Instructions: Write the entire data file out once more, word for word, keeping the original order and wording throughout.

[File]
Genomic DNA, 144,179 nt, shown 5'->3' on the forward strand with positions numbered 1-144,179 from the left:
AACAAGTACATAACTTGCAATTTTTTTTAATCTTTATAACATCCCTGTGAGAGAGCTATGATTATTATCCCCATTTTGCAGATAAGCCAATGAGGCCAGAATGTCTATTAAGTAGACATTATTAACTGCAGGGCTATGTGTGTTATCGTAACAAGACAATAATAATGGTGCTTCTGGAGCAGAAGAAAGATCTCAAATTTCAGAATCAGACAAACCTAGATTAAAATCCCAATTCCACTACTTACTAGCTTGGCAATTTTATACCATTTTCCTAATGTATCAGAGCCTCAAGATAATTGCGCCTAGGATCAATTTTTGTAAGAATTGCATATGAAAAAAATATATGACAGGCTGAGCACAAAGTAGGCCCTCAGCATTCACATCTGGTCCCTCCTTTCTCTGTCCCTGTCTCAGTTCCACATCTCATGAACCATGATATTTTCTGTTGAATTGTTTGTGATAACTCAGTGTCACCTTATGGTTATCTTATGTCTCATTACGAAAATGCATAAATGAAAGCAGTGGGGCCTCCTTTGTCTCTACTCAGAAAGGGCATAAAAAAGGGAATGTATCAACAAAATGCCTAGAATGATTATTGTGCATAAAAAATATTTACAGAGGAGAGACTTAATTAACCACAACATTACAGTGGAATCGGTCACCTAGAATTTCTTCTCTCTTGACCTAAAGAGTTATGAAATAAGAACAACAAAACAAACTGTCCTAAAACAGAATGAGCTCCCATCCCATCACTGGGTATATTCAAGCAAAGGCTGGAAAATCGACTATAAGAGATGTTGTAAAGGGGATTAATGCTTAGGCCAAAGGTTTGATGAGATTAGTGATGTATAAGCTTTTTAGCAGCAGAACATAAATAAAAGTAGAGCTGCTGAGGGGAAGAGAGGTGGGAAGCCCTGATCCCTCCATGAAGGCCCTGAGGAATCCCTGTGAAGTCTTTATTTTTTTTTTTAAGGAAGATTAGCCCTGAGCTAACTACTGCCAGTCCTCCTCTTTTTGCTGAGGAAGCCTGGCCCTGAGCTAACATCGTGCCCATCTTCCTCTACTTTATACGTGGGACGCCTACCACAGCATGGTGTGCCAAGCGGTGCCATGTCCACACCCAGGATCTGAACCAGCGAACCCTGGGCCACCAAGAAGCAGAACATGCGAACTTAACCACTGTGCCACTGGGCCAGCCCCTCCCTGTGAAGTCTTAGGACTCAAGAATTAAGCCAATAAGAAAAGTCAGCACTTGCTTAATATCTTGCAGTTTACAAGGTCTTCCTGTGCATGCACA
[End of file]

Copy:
Genomic DNA, 144,179 nt, shown 5'->3' on the forward strand with positions numbered 1-144,179 from the left:
AACAAGTACATAACTTGCAATTTTTTTTAATCTTTATAACATCCCTGTGAGAGAGCTATGATTATTATCCCCATTTTGCAGATAAGCCAATGAGGCCAGAATGTCTATTAAGTAGACATTATTAACTGCAGGGCTATGTGTGTTATCGTAACAAGACAATAATAATGGTGCTTCTGGAGCAGAAGAAAGATCTCAAATTTCAGAATCAGACAAACCTAGATTAAAATCCCAATTCCACTACTTACTAGCTTGGCAATTTTATACCATTTTCCTAATGTATCAGAGCCTCAAGATAATTGCGCCTAGGATCAATTTTTGTAAGAATTGCATATGAAAAAAATATATGACAGGCTGAGCACAAAGTAGGCCCTCAGCATTCACATCTGGTCCCTCCTTTCTCTGTCCCTGTCTCAGTTCCACATCTCATGAACCATGATATTTTCTGTTGAATTGTTTGTGATAACTCAGTGTCACCTTATGGTTATCTTATGTCTCATTACGAAAATGCATAAATGAAAGCAGTGGGGCCTCCTTTGTCTCTACTCAGAAAGGGCATAAAAAAGGGAATGTATCAACAAAATGCCTAGAATGATTATTGTGCATAAAAAATATTTACAGAGGAGAGACTTAATTAACCACAACATTACAGTGGAATCGGTCACCTAGAATTTCTTCTCTCTTGACCTAAAGAGTTATGAAATAAGAACAACAAAACAAACTGTCCTAAAACAGAATGAGCTCCCATCCCATCACTGGGTATATTCAAGCAAAGGCTGGAAAATCGACTATAAGAGATGTTGTAAAGGGGATTAATGCTTAGGCCAAAGGTTTGATGAGATTAGTGATGTATAAGCTTTTTAGCAGCAGAACATAAATAAAAGTAGAGCTGCTGAGGGGAAGAGAGGTGGGAAGCCCTGATCCCTCCATGAAGGCCCTGAGGAATCCCTGTGAAGTCTTTATTTTTTTTTTTAAGGAAGATTAGCCCTGAGCTAACTACTGCCAGTCCTCCTCTTTTTGCTGAGGAAGCCTGGCCCTGAGCTAACATCGTGCCCATCTTCCTCTACTTTATACGTGGGACGCCTACCACAGCATGGTGTGCCAAGCGGTGCCATGTCCACACCCAGGATCTGAACCAGCGAACCCTGGGCCACCAAGAAGCAGAACATGCGAACTTAACCACTGTGCCACTGGGCCAGCCCCTCCCTGTGAAGTCTTAGGACTCAAGAATTAAGCCAATAAGAAAAGTCAGCACTTGCTTAATATCTTGCAGTTTACAAGGTCTTCCTGTGCATGCACA